Today, September 29, 2016, Italo Vignoli from The Document Foundation informs Softpedia via an email announcement about the general availability of the first point release of the LibreOffice 5.2 open-source and cross-platform office suite. On September 28, the LibreOffice project celebrated its 6th anniversary, and what better way to celebrate than to push a new update of the popular open source and cross-platform office suite used by millions of computer users worldwide. Therefore, we would like to inform our readers about the general availability of LibreOffice 5.2.2, which comes just three weeks after the release of LibreOffice 5.2.1. "Just one day after the project 6th anniversary, The Document Foundation (TDF) announces the availability of LibreOffice 5.2.2, the second minor release of the LibreOffice 5.2 family," says Italo Vignoli. "LibreOffice 5.2.2, targeted at technology enthusiasts, early adopters and power users, provides a number of fixes over the major release announced in August." Read more

OSS Leftovers

  • But is it safe? Uncork a bottle of vintage open-source FUD
    Most of the open source questioners come from larger organisations. Banks very rarely pop up here, and governments have long been hip to using open source. Both have ancient, proprietary systems in place here and there that are finally crumbling to dust and need replacing fast. Their concerns are more oft around risk management and picking the right projects. It’s usually organisations whose business is dealing with actual three dimensional objects that ask about open source. Manufacturing, industrials, oil and gas, mining, and others who have typically looked at IT as, at best, a helper for their business rather than a core product enabler. These industries are witnessing the lighting fast injection of software into their products - that whole “Internet of Things” jag we keep hearing about. Companies here are being forced to look at both using open source in their products and shipping open source as part of their business. The technical and pricing requirements for IoT scale software is a perfect fit for open source, especially that pricing bit. On the other end - peddling open source themselves - companies that are looking to build and sell software-driven “platforms” are finding that partners and developers are not so keen to join closed source ecosystems. These two pulls create some weird clunking in the heads of management at these companies who aren’t used to working with a sandles and rainbow frame of mind. They have a scepticism born of their inexperience with open source. Let’s address some of their trepidation.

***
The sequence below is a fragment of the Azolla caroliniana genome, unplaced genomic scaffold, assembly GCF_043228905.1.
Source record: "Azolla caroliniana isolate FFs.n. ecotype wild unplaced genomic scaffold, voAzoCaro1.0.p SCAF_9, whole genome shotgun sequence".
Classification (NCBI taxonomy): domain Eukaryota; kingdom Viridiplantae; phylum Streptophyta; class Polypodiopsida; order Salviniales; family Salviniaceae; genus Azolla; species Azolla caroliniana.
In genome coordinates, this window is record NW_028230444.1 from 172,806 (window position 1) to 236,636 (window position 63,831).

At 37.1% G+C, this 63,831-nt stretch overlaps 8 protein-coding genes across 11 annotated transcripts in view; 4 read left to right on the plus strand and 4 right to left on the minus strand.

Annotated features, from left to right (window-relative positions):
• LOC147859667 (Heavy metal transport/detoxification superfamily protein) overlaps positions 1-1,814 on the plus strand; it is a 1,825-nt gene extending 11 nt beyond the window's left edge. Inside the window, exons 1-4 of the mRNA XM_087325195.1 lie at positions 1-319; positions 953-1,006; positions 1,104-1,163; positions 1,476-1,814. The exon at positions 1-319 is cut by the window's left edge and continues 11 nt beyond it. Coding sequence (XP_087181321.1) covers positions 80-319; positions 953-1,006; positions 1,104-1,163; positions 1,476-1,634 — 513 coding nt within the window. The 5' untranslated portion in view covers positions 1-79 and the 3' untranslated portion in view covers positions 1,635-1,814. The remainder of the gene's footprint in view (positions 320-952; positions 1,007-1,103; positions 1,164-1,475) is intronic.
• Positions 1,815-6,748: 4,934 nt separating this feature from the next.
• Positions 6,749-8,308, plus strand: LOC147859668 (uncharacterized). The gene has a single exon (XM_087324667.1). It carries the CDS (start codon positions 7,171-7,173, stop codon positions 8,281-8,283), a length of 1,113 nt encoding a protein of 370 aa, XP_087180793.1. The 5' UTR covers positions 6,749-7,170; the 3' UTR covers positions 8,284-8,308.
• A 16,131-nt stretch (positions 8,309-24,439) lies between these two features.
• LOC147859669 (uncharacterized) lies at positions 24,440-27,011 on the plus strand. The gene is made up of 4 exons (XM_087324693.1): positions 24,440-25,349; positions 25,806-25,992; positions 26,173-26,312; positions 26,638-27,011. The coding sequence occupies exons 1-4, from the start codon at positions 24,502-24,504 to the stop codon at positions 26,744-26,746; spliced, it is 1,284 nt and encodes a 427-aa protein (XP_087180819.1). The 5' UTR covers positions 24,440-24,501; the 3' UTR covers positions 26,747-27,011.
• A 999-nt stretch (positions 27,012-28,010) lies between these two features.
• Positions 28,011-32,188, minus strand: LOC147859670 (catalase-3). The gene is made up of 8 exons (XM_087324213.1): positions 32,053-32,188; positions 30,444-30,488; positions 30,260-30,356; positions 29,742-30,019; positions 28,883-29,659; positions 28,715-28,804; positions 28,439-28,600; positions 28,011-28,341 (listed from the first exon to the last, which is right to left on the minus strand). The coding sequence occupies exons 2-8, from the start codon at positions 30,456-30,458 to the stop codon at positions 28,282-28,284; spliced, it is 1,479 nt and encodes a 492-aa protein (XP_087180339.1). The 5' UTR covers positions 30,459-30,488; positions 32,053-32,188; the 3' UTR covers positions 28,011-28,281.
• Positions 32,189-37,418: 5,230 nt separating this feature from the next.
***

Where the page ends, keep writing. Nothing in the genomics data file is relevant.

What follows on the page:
• Real business innovation begins with open practices
    To business leaders, "open source" often sounds too altruistic—and altruism is in short supply on the average balance sheet. But using and contributing to open source makes hard-nosed business sense, particularly as a way of increasing innovation. Today's firms all face increased competition and dynamic markets. Yesterday's big bang can easily become today's cautionary tale. Strategically, the only viable response to this disruption is constantly striving to serve customers better through sustained and continuous innovation. But delivering innovation is hard; the key is to embrace open and collaborative innovation across organizational walls—open innovation. Open source communities' values and practices generate open innovation, and working in open source is a practical, pragmatic way of delivering innovation. To avoid the all-too-real risk of buzzword bingo we can consider two definitions of "innovation": creating value (that serves customer needs) to sell for a profit; or reducing what a firm pays for services.
  • This Week In Servo 79
    In the last week, we landed 96 PRs in the Servo organization’s repositories. Promise support has arrived in Servo, thanks to hard work by jdm, dati91, and mmatyas! This does not fully implement microtasks, but unblocks the uses of Promises in many places (e.g., the WebBluetooth test suite). Emilio rewrote the bindings generation code for rust-bindgen, dramatically improving the flow of the code and output generated when producing Rust bindings for C and C++ code. The TPAC WebBluetooth standards meeting talked a bit about the great progress by the team at the University of Szeged in the context of Servo.
  • Servo Web Engine Now Supports Promises, Continues Churning Along
    It's been nearly two months since last writing about Mozilla's Servo web layout engine (in early August, back when WebRender2 landed) but development has kept up and they continue enabling more features for this next-generation alternative to Gecko. The latest is that Servo now supports JavaScript promises. If you are unfamiliar with the promise support, see this guide. The latest Servo code has improvements around its Rust binding generator for C and C++ code plus other changes.